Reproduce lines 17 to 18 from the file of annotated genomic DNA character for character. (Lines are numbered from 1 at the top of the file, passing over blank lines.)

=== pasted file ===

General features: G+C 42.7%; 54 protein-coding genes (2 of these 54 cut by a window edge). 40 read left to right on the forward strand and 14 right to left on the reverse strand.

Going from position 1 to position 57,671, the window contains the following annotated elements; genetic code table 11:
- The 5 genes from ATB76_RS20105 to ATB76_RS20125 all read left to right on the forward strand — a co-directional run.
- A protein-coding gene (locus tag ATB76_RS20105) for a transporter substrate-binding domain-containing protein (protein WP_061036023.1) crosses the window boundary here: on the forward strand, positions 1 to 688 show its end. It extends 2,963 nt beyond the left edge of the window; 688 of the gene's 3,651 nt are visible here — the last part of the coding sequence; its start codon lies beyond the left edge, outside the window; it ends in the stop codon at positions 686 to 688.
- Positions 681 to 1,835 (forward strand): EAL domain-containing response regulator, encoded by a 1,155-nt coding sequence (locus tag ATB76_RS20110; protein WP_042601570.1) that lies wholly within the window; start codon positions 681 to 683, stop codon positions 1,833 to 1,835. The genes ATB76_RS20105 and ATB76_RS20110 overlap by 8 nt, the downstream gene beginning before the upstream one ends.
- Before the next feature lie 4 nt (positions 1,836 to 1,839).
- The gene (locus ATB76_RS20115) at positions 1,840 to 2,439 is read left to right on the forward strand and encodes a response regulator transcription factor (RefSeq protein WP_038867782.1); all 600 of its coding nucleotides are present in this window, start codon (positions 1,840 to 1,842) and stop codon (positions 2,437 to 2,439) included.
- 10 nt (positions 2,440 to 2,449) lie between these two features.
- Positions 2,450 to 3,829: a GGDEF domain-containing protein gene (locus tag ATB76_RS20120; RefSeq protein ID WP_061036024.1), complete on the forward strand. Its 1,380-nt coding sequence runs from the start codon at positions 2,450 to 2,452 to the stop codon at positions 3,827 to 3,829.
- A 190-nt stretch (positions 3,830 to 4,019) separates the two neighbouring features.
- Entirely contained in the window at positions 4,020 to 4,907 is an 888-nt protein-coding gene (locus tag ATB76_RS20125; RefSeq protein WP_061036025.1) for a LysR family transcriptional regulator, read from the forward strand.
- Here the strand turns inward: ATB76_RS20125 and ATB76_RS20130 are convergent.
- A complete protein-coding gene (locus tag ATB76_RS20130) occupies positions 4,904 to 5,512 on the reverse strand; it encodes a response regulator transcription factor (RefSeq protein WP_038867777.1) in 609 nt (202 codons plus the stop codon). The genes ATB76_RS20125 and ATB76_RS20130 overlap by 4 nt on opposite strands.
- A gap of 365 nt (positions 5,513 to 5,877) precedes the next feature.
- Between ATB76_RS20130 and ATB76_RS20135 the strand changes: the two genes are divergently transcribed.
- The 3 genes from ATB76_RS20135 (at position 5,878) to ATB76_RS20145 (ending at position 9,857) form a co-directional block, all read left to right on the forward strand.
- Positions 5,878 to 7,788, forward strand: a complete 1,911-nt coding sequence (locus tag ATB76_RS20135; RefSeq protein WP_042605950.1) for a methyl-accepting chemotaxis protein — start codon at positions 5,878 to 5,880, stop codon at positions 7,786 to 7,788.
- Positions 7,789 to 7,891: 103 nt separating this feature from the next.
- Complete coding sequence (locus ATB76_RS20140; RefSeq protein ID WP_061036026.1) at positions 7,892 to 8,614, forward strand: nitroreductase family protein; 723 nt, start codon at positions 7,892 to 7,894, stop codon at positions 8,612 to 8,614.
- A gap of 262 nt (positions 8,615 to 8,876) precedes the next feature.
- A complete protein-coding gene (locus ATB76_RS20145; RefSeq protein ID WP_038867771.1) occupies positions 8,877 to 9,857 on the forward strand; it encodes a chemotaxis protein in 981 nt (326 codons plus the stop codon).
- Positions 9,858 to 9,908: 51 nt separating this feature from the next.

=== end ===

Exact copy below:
- Positions 5,878 to 7,788, forward strand: a complete 1,911-nt coding sequence (locus tag ATB76_RS20135; RefSeq protein WP_042605950.1) for a methyl-accepting chemotaxis protein — start codon at positions 5,878 to 5,880, stop codon at positions 7,786 to 7,788.
- Positions 7,789 to 7,891: 103 nt separating this feature from the next.